Tax Cuts and Jobs Act Part II: Amending a Bypass Trust

Last month I began the year with a discussion of the new tax act: the estate tax exemption amount has doubled from 5.5 million dollars to 11 million dollars. Married couples may revisit their joint trusts that require a split of assets when the first spouse dies into an irrevocable “bypass trust” and a revocable “survivors trust.” In previous years these trusts were a common solution to the problem of reducing estate tax for married couples. As the amount you can leave “tax free” has grown, these trusts may not be necessary. I recommend a review of your trust or a discussion with your estate planning attorney about how your joint trust is structured.

What if you do have a trust with a bypass trust and it is no longer needed for tax purposes? Well, there could be non-tax reasons driving the choice, such as a wish to preserve assets for children of a prior marriage. But what if the main reason for funding the bypass trust was driven by a desire to save estate taxes?  Consider changing your joint trust to a simpler trust which would be easier to administer after the death of the first spouse. If your trust is still fully revocable you can simply amend or restate your trust.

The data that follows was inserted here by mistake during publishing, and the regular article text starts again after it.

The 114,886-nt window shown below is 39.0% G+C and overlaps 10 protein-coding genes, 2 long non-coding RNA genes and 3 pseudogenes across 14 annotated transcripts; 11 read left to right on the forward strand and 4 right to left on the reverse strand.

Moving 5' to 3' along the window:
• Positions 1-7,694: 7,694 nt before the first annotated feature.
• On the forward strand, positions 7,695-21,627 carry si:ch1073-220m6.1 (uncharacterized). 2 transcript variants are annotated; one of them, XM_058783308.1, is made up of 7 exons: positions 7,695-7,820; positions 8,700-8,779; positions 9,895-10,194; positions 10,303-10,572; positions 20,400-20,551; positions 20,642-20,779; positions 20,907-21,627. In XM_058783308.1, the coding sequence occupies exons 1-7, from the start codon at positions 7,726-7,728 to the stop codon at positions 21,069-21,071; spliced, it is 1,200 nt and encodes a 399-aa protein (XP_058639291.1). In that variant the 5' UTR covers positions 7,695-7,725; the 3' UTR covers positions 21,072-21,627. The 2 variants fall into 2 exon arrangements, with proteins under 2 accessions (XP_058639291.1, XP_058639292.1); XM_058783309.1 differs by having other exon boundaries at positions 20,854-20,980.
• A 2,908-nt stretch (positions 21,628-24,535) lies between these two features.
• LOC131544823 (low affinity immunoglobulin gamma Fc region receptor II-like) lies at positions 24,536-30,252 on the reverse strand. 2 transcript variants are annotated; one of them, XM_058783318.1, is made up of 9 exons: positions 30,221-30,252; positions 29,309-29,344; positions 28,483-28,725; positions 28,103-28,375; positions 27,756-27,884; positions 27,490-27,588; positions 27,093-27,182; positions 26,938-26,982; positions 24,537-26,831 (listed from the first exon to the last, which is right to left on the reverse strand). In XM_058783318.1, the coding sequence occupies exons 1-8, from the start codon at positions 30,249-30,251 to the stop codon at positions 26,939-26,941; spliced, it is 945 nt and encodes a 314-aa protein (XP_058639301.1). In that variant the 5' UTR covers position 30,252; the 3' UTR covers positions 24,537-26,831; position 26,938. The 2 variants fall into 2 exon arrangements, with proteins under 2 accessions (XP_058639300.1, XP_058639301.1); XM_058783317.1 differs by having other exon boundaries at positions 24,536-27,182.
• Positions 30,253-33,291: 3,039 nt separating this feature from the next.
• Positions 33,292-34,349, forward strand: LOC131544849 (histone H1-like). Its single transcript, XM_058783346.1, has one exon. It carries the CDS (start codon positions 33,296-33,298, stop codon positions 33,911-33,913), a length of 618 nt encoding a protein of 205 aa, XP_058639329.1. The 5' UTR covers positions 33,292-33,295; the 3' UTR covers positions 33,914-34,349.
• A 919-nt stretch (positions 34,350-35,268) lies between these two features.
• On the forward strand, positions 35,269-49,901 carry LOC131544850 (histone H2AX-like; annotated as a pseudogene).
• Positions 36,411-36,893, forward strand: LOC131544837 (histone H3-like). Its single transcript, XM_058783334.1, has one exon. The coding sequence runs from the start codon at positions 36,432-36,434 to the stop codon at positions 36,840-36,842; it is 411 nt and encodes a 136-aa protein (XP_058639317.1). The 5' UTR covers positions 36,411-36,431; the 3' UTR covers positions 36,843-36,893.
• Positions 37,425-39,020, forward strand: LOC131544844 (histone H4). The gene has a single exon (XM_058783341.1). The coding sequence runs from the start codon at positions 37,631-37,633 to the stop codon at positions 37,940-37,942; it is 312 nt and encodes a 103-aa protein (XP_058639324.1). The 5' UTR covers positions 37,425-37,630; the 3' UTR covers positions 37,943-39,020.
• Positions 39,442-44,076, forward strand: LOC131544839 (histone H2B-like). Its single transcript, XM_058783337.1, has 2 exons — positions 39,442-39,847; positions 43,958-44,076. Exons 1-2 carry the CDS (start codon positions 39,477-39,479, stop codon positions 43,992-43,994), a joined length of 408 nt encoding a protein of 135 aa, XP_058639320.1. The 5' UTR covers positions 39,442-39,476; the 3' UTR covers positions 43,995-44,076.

But in my last column I posed the question: What if you and your spouse have a joint revocable trust but it can no longer be amended, either because your spouse has passed on or no s/he longer has capacity to sign an amendment. It can be a surprise for the surviving spouse to learn that s/he must now administer a deceased spouse’s share of the estate in an irrevocable trust-an entity with its own tax id number. Clients wonder: can I ignore this second trust? The answer is no, not if it is required under original trust.

It is possible to petition the court for a modification of the original trust document. The probate code allows the court to approve the modification of an irrevocable trust with the consent of all trust beneficiaries. The relevant code section has recently changed, effective Jan. 1st, 2018, in a way that could ease the requirements for such a petition under the probate code. Another option is to file a petition requesting a modification to the trust due to changed circumstances (such as a major overhaul of the tax code).

Call me if you wish to discuss modification of an irrevocable trust OR amendment of a revocable trust in light of recent changes to the tax code.